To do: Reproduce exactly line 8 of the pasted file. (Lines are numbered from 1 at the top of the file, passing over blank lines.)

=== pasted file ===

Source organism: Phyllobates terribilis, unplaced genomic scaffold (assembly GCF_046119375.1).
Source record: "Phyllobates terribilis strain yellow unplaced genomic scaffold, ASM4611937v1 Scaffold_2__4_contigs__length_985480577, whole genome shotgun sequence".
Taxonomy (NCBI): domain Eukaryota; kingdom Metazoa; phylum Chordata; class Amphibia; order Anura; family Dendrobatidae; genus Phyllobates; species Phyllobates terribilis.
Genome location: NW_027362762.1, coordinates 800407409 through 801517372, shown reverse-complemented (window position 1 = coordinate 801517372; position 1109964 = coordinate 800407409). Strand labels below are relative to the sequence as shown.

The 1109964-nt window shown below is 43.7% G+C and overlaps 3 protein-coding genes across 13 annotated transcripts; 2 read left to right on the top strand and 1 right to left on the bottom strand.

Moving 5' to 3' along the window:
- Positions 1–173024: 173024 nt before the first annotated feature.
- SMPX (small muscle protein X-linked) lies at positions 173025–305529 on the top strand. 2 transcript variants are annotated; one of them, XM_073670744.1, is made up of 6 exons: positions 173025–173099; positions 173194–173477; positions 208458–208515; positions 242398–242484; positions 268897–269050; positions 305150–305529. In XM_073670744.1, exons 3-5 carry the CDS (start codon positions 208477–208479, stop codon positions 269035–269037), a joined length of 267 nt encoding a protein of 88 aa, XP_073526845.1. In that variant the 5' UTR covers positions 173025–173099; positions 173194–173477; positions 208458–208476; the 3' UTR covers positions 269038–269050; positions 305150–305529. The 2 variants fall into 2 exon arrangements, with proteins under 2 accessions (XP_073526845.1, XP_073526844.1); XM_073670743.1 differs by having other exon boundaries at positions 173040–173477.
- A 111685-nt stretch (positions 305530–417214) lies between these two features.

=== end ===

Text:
- SMPX (small muscle protein X-linked) lies at positions 173025–305529 on the top strand. 2 transcript variants are annotated; one of them, XM_073670744.1, is made up of 6 exons: positions 173025–173099; positions 173194–173477; positions 208458–208515; positions 242398–242484; positions 268897–269050; positions 305150–305529. In XM_073670744.1, exons 3-5 carry the CDS (start codon positions 208477–208479, stop codon positions 269035–269037), a joined length of 267 nt encoding a protein of 88 aa, XP_073526845.1. In that variant the 5' UTR covers positions 173025–173099; positions 173194–173477; positions 208458–208476; the 3' UTR covers positions 269038–269050; positions 305150–305529. The 2 variants fall into 2 exon arrangements, with proteins under 2 accessions (XP_073526845.1, XP_073526844.1); XM_073670743.1 differs by having other exon boundaries at positions 173040–173477.